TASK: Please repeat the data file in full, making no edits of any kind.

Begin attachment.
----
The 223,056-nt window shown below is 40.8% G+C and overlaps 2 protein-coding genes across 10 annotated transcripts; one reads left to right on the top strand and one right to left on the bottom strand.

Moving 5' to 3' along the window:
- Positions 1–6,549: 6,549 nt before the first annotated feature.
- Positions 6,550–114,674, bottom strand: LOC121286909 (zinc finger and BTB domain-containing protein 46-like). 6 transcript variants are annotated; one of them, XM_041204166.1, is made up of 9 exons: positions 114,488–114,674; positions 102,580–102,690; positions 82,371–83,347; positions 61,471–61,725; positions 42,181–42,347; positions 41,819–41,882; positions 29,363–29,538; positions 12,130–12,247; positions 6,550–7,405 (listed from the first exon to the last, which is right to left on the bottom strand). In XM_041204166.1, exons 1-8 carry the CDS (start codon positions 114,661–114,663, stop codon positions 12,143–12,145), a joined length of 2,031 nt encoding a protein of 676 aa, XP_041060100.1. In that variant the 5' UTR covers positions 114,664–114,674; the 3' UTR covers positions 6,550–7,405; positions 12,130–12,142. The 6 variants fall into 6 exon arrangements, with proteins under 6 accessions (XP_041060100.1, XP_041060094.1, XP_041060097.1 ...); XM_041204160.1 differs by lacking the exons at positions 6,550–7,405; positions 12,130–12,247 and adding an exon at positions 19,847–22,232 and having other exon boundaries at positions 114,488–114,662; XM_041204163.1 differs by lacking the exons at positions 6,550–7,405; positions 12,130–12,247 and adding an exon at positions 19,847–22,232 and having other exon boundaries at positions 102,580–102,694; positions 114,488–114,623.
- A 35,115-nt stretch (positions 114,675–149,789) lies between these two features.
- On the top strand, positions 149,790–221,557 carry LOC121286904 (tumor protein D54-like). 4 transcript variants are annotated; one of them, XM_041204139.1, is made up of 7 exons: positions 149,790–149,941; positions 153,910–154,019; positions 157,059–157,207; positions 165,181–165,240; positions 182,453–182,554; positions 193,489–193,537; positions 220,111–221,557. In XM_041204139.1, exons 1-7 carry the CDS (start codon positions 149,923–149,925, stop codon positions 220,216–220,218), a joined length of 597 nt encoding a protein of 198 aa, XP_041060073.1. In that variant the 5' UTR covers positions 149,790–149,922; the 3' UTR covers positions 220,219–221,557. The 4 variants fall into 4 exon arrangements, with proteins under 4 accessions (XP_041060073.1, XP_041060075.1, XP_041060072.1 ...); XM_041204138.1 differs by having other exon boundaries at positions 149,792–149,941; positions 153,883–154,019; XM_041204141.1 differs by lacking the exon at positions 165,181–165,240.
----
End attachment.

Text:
The 223,056-nt window shown below is 40.8% G+C and overlaps 2 protein-coding genes across 10 annotated transcripts; one reads left to right on the top strand and one right to left on the bottom strand.

Moving 5' to 3' along the window:
- Positions 1–6,549: 6,549 nt before the first annotated feature.
- Positions 6,550–114,674, bottom strand: LOC121286909 (zinc finger and BTB domain-containing protein 46-like). 6 transcript variants are annotated; one of them, XM_041204166.1, is made up of 9 exons: positions 114,488–114,674; positions 102,580–102,690; positions 82,371–83,347; positions 61,471–61,725; positions 42,181–42,347; positions 41,819–41,882; positions 29,363–29,538; positions 12,130–12,247; positions 6,550–7,405 (listed from the first exon to the last, which is right to left on the bottom strand). In XM_041204166.1, exons 1-8 carry the CDS (start codon positions 114,661–114,663, stop codon positions 12,143–12,145), a joined length of 2,031 nt encoding a protein of 676 aa, XP_041060100.1. In that variant the 5' UTR covers positions 114,664–114,674; the 3' UTR covers positions 6,550–7,405; positions 12,130–12,142. The 6 variants fall into 6 exon arrangements, with proteins under 6 accessions (XP_041060100.1, XP_041060094.1, XP_041060097.1 ...); XM_041204160.1 differs by lacking the exons at positions 6,550–7,405; positions 12,130–12,247 and adding an exon at positions 19,847–22,232 and having other exon boundaries at positions 114,488–114,662; XM_041204163.1 differs by lacking the exons at positions 6,550–7,405; positions 12,130–12,247 and adding an exon at positions 19,847–22,232 and having other exon boundaries at positions 102,580–102,694; positions 114,488–114,623.
- A 35,115-nt stretch (positions 114,675–149,789) lies between these two features.
- On the top strand, positions 149,790–221,557 carry LOC121286904 (tumor protein D54-like). 4 transcript variants are annotated; one of them, XM_041204139.1, is made up of 7 exons: positions 149,790–149,941; positions 153,910–154,019; positions 157,059–157,207; positions 165,181–165,240; positions 182,453–182,554; positions 193,489–193,537; positions 220,111–221,557. In XM_041204139.1, exons 1-7 carry the CDS (start codon positions 149,923–149,925, stop codon positions 220,216–220,218), a joined length of 597 nt encoding a protein of 198 aa, XP_041060073.1. In that variant the 5' UTR covers positions 149,790–149,922; the 3' UTR covers positions 220,219–221,557. The 4 variants fall into 4 exon arrangements, with proteins under 4 accessions (XP_041060073.1, XP_041060075.1, XP_041060072.1 ...); XM_041204138.1 differs by having other exon boundaries at positions 149,792–149,941; positions 153,883–154,019; XM_041204141.1 differs by lacking the exon at positions 165,181–165,240.